To appreciate what attracted the young nun to the peoples of the American Southwest, her life needs to be observed within the context of her natural spiritual affinity. In doing so, her relevance to our changing assumptions about the nature of reality will become apparent.

+ + +

Mary was a Franciscan—but not because of the habit she wore or the rule by which she lived. Rather she was a true daughter of the "most seraphic Father Francis," as she wrote in the dedication of her Mystical City of God. In spiritual lineage both she and Francis were mystics of a particular bent—a mysticism that knew the spiritual and natural worlds as forming a unitive whole. Particularly apropos of Agreda were the words of Lyall Watson in Gifts of Unknown Things:

It is only through earth awareness that we can reach higher levels of consciousness. You have to be grounded before you can fly.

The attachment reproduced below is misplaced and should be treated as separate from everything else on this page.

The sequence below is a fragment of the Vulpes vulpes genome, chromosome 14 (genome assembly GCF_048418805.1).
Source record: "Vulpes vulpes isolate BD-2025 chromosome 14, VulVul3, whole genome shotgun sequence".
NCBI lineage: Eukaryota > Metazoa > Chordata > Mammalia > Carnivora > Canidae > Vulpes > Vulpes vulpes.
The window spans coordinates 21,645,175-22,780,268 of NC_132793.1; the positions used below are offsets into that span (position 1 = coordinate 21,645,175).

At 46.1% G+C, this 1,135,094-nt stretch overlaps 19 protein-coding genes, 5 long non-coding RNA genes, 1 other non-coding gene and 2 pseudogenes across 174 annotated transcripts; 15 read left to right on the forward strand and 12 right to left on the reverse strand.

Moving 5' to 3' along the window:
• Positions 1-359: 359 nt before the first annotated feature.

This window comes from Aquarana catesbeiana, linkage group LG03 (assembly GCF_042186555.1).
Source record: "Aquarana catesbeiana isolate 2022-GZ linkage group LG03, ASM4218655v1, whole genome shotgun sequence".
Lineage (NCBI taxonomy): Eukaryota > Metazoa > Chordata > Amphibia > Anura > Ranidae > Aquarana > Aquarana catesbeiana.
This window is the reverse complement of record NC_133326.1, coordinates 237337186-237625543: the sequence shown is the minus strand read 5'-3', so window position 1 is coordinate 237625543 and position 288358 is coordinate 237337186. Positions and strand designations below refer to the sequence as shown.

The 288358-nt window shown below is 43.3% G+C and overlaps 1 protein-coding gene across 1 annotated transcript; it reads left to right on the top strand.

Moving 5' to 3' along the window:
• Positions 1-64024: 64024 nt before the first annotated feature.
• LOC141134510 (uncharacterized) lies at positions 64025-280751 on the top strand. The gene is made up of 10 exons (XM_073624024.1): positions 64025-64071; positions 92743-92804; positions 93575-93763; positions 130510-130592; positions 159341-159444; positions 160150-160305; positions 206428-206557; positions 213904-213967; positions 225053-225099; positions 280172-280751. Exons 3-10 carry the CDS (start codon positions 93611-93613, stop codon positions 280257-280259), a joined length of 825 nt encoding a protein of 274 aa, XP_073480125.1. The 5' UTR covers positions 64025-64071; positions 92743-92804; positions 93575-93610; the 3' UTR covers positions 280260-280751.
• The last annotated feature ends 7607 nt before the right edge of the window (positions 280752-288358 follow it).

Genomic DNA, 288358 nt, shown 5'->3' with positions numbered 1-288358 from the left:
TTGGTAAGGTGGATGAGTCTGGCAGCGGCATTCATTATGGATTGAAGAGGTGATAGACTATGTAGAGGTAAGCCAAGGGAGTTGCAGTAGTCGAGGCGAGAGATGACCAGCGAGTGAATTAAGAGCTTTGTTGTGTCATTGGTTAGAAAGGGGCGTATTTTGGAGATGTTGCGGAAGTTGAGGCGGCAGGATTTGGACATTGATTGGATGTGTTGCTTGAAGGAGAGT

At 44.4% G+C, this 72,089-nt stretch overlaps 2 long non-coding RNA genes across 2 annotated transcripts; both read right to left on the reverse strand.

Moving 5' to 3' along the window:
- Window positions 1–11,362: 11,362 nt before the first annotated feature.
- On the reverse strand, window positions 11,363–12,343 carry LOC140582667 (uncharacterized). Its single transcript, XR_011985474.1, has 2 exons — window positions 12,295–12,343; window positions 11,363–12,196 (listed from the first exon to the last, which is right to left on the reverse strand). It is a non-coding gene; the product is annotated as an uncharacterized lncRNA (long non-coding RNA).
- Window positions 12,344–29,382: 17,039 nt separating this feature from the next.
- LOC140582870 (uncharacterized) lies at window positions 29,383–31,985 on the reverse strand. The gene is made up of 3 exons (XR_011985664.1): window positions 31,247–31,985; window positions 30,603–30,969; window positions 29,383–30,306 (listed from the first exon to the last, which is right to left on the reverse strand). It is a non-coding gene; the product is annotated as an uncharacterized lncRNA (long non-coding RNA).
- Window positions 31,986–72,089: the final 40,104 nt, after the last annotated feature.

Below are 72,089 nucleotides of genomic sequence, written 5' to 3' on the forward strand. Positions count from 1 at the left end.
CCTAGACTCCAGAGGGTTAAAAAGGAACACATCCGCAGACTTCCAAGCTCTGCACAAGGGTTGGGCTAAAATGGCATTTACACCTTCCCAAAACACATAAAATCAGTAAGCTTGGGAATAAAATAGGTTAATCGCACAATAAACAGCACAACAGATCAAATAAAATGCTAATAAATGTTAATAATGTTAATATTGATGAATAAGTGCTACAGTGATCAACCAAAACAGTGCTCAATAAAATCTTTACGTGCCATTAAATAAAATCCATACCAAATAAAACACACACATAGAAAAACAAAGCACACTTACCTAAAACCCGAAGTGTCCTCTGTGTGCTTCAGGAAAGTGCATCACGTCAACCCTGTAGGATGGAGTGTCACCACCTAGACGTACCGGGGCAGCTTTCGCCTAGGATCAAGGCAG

Celtic monasticism was another, earlier branch of this same nature-grounded spiritual lineage, and to which the latter-day Transcendentalists of England and America also belonged, as did Agreda’s Native Americans. Theirs was a nature mysticism that knew God not as but through creation, a creation animated and united by the one all-embracing, all-encompassing Great Spirit.

Agreda and those native to the Southwest, though born cultural worlds apart—one tribal, the other ecclesiastical—appeared to have shared the same unitive field of consciousness that made telepathy and even teleportation between them possible. In spite of their kinship, Mary had been religiously conditioned to believe that all souls needed to be "saved" by being christianized. Yet the openness with which she was accepted, and the fact that her memory was perpetuated in their legends, suggests that what passed between them was not an imposed indoctrination but the revelation of a higher spiritual awareness to which both were attuned. Moreover, if Agreda was indeed as high a mystic as acclaimed, then perhaps she was also one of those rare instruments through whom the divine was able to reach directly into the hearts and souls of others in order to call them to a greater awareness of themselves as eternal, spiritual beings.